Tip:
Photography is not allowed, so be prepared to stash your camera & phone in the lobby lockers.
Take a stroll through the whole of Saint-Gilles – it's an Art Nouveau gold mine!

Opening Hours:
Tue-Sun: 2-5:30pm, except public holidays
Sight description based on wikipedia
3
Camille Lemonnier Museum

3) Camille Lemonnier Museum

The Camille Lemonnier Museum is dedicated to the Brussels-born naturalist, poet, art critic, and journalist. He was a leading figure of the Belgian artistic and literary world during his time. Often referred to as the “Marshall of Letters” and “the Belgian Zola”, he produced extensive amounts of work during his lifetime and his best known novel is Un Mâle. He was also an avid art collector. Lemonnier led a colorful life and that energy was infused in his works, sometimes resulting in controversy. He was prosecuted in Paris in 1888 for his story Gil Blas, which was found to offend against public morals. The museum, which was a product of friends of the artist, displays a number of written and painted works. Visitors can see paintings by Claus, Heymans, Baron and Wystman, as well as sculptures by Rodin, Vanderstappen and Lambeaux. The library portion of the museums contains bound works of Boisdenghein and La Buyere. Visitors also get a glimpse into Lemonnier’s private world via a recreation of the interior of his former workshop. The museum is open Monday and Thursdays and admission is free. It typically closes during the summer months of July and August.

Editor's note: The museum is temporarily closed.
4
Antoine Wiertz Museum

4) Antoine Wiertz Museum

The Antoine Wierzt Museum, part of the Royal Museum of Fine Arts, is dedicated to the works of the Belgium sculptor and painter, Antoine Joseph Wiertz. The artist studied in Antwerp and then in Italy after he won the Prix de Rome in 1832. That award allowed him to spend three years in residence in Rome. Wierzt is credited with developing a new style in oil painting. He did not like the shiny effect that oil painting left, so he developed a style called mat painting, which uses mixed colors, turpentine and other additives. His 1853 piece, “The Homeric Struggle” was the first large-scale piece to use this technique. Unfortunately, this technique resulted in a slow decay of his work, due to the additives to the paint. He moved to Brussels in the later years of his life, partially motivated by the death of his mother. When he came to Brussels, the local government gave him a workshop and studio space, which is the museum that you see today. Since Wiertz often created large-scale pieces of art, the workshop was also large in size. Wiertz’s artistic works actually garner mixed reviews and the museum typically has low attendance.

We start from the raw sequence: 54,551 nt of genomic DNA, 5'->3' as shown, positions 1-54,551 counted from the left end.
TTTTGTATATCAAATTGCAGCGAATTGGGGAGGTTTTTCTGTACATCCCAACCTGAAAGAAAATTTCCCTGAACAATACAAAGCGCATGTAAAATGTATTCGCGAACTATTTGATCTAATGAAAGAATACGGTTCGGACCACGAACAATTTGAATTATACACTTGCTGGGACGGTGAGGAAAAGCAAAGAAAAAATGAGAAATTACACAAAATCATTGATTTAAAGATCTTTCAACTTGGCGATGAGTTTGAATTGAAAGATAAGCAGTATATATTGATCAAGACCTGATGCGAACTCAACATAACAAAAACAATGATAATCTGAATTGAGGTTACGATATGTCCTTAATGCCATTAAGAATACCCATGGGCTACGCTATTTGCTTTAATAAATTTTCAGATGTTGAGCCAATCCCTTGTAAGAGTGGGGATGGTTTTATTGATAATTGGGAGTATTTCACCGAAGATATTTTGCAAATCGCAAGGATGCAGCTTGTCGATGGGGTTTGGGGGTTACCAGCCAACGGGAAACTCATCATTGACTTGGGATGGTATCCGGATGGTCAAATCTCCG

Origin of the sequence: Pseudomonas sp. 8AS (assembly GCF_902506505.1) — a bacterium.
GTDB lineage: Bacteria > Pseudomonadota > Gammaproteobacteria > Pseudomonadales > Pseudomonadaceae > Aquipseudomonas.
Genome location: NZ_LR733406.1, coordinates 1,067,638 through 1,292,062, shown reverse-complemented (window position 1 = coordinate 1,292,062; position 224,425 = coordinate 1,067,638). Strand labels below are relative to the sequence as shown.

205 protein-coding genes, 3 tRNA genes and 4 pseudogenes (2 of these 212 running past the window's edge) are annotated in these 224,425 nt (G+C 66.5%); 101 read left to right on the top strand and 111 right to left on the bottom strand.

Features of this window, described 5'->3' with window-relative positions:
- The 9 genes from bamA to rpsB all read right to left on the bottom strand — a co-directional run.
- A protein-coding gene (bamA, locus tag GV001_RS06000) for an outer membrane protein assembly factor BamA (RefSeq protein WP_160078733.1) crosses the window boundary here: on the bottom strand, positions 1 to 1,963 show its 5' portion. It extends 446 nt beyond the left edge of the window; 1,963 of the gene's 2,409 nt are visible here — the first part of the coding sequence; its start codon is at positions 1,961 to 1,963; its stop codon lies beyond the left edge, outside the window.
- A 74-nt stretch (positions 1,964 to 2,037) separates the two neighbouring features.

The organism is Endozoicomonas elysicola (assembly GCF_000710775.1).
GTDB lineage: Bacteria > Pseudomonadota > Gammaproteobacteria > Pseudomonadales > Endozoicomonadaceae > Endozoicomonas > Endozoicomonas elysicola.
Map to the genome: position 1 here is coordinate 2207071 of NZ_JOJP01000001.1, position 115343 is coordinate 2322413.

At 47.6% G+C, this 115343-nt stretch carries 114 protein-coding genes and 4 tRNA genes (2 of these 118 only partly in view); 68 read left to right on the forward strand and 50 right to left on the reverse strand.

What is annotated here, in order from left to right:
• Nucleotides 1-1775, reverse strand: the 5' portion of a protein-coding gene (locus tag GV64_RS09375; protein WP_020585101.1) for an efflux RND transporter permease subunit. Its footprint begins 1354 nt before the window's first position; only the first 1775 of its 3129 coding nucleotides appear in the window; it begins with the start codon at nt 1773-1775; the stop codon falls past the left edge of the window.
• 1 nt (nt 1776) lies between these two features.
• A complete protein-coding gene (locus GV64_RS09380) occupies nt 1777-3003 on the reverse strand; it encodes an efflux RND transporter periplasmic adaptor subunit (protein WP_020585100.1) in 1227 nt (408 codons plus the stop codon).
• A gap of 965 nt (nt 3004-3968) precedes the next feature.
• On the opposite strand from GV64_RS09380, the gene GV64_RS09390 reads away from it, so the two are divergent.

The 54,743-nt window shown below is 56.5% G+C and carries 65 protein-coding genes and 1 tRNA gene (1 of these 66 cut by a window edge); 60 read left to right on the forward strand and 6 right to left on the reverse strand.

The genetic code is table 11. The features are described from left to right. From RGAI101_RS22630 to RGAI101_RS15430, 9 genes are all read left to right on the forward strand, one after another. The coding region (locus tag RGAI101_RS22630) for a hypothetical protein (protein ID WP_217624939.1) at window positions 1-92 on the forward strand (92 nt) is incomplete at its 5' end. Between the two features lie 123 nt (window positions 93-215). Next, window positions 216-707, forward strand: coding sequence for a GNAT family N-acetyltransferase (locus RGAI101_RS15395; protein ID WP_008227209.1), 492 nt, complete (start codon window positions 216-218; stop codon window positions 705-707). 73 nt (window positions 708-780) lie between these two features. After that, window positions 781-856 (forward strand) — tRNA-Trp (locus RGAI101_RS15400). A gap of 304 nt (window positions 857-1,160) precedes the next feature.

Operation hours: Tuesday – Friday: 10 am - 12 pm and 1 pm - 5 pm.
Sight description based on wikipedia
5
Cauchie House

5) Cauchie House

The Cauchie house dates back to 1905 and provides another fine example of Art Nouveau architecture in Brussels. The house is names after its builder, Paul Cauchie, a Belgian artist, painter and decorative artist. It is widely known for its unique allegorical sgraffiti on the building facade. Sgraffito, which is a derivative of the Italian word sgraffiare (to scratch), is a wall decor technique that is produced by layering tinted plaster in contrasting colors and then removing portions of the top layer to review the layer below. The design on the main facade of the building was actually designed by the artist to promote his own work in sgraffiti and his wife’s work as an art teacher. The inscription on the building “Par Nous – Pour Nous” (By Us – For Us), further shows the role of the house as a promotional piece. The house appears narrow compared to those next to it and is only 6 meters (20 feet) wide. In 1979, there was interest in using the house as a museum dedicated to Tintin, a popular comic book character created by Belgian artist Georges Rémi. Unfortunately, this idea did not get enough traction. Today the house has been divided into different uses. The upper two floors have been converted to apartments. The basement and cellars, which once contained Caucherie’s workshop, have been converted into a gallery and exhibits space. The first floor, which had been subject to renovations, has been restored back to the original appearance from Caucherie’s time.